Re-inventing the wheel: HT improves hot flushes at any age

By: Red Hot Mamas

Published: November 4, 2016

Re-inventing the wheel: HT improves hot flushes at any age

In a presentation at the recent NAMS Congress, an analysis by Pinkerton and colleagues highlighted the effect of hormone therapy (HT) on hot flushes in women, regardless of their age or age at start of therapy. This was a post hoc analysis of data retrieved from five phase-3 trials (SMART trials), which gave the clinical basis for approval of the combination of conjugated estrogens and bazedoxifene back in 2013. These clinical trials included 3168 women in the HT arms (either CEE at 0.45 mg or 0.625 mg, plus 20 mg bazedoxifene) and 1241 women in the placebo arm. The focus of this new analysis was to determine whether the effects of the combination would differ, depending on when it was started in relation to menopause. Most of the women in the SMART trials were 40–75 years of age, white, and postmenopausal. Years since menopause ranged from 1 to 35 years, but the mean range was approximately 4–8 years. The analysis showed that menopausal symptoms improved to a similar degree, regardless of whether a woman started taking the combination less than 5 years after the start of menopause or more than 5 years after. Dr Pinkerton concluded that, whether the women started taking the combination sooner or later, there were no discernable differences in the reduction in bothersome hot flushes, prevention of bone loss, improvement in sleep, improvement in quality of life, or improvement in vulvovaginal changes.


Postmenopausal HT is primarily indicated for the treatment of hot flushes. Years ago, when HT was prescribed at any postmenopausal age with almost no restrictions, things were very clear: if a woman suffes menopausal symptoms, HT would be her most effective, easy and practical solution. However, the WHI study raised awareness to the downside of HT, the adverse effects and risks, which were found to be pronounced mainly in women who were late-starters of HT. As a result, the questions whether to start therapy years after menopause in symptomatic women, or whether therapy be continued after a certain period of use, have become a major issue nowadays. People may forget that the data from the WHI clinical trial in regard to relief of hot flushes actually provided favorable relevant information [1]. The mean age of the whole WHI cohort was 63 years, with age range 50–79 years. Most participants had never used HT before; about two-thirds were menopausal for more than 10 years at baseline, and about 17% of the total cohort reported having moderate to severe hot flushes. Although not clearly shown in the article, it can be assumed that most women with hot flushes were late-starters of HT. At the 1 year follow-up, 76.7% of the women in the estrogen-plus-progestin group had improvement in the severity of hot flushes, as compared with 51.7% of the women in the placebo group (p < 0.001).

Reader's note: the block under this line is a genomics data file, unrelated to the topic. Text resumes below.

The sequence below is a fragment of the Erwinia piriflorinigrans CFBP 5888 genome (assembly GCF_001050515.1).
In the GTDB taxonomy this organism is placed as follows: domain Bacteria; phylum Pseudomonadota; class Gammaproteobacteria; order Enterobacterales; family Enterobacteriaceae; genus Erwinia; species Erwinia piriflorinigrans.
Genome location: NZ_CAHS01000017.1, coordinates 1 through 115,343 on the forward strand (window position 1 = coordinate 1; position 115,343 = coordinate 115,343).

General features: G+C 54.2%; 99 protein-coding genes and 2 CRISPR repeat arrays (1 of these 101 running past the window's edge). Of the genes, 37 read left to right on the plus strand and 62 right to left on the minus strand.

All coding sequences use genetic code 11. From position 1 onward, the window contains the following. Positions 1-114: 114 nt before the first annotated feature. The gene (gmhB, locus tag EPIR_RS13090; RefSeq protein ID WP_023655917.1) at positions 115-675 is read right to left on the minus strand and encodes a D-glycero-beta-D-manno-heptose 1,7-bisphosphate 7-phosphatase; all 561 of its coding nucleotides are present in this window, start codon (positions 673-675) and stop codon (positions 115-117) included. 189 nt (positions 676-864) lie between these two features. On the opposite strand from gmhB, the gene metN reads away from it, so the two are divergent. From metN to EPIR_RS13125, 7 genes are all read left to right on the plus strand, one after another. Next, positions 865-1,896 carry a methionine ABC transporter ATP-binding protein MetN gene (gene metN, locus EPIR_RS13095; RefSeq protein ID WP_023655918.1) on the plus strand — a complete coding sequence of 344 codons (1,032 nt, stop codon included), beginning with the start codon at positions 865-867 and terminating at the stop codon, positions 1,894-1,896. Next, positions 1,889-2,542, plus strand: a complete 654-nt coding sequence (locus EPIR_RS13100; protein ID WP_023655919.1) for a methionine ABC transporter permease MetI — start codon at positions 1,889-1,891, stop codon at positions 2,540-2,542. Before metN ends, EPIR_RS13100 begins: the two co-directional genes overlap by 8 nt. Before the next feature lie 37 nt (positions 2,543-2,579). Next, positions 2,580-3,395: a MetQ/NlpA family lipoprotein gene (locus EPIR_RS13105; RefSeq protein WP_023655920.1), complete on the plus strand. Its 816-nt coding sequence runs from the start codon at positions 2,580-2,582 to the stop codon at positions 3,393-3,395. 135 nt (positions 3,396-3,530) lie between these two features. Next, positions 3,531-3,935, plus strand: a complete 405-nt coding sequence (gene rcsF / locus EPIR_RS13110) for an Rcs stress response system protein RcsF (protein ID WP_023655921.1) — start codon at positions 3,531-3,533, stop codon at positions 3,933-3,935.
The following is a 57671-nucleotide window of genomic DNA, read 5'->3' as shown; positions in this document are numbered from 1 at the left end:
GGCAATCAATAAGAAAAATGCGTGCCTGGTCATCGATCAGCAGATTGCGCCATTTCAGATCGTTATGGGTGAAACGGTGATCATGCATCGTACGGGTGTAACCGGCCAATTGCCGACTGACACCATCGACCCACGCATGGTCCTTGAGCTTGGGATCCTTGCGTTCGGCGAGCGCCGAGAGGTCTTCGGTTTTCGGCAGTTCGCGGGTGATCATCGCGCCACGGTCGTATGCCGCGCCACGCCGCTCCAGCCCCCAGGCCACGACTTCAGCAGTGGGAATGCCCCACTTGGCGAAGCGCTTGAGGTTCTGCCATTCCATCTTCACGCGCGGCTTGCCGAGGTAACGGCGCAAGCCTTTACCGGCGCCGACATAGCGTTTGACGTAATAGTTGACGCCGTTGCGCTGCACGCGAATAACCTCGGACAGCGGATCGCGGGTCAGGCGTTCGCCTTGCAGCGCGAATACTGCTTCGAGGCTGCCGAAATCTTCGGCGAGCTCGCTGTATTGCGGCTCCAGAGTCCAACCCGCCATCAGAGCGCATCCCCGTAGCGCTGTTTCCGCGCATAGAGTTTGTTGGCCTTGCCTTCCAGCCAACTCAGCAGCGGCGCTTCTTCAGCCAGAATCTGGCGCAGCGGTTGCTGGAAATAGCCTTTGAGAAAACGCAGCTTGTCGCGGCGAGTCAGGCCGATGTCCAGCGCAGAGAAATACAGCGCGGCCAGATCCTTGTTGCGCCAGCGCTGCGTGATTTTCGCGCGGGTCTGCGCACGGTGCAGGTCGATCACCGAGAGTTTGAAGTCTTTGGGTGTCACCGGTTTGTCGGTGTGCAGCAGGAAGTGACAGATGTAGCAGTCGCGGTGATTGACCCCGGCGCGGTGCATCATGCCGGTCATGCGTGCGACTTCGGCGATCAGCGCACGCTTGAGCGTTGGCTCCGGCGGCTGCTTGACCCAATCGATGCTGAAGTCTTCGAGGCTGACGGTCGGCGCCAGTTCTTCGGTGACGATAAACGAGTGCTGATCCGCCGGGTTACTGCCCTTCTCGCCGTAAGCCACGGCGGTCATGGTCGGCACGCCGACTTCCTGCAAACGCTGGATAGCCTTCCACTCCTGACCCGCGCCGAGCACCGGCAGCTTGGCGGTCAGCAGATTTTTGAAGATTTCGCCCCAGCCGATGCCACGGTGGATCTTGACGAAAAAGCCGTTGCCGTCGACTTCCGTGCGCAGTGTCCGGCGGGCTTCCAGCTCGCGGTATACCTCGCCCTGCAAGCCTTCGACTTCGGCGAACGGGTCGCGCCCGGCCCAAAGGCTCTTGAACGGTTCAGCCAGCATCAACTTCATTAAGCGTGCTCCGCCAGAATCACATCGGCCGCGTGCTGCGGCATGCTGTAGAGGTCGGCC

SMART phase-3 studies have already published their data on efficacy in alleviating hot flushes [2]. Overall, the combination significantly reduced the frequency and severity of hot flushes compared to placebo. But now it seems that we are re-inventing the wheel: we want to be re-assured that HT started in elderly women suffering from bothersome hot flushes is really effective. Perhaps the new hormonal preparation, which included conjugated estrogen with a SERM, rather than the traditional estrogen–progestin combination, was the real reason for the post hoc analysis. In any case, we may rest assured that the approval of HT for the indication of vasomotor symptoms was rightly given, and that age is not a limiting factor. Still, in line with current debates and cautions in prescribing hormones, Dr Pinkerton was quoted in Medscape as follows: ‘We’re not saying that hormone therapy – whether it is traditional or this new combination – should be started after age 60, or more than 10 years out from menopause, we are just saying that, whether you are within that first 5 years when symptoms are often more severe, or out 5 years, it’s effective.’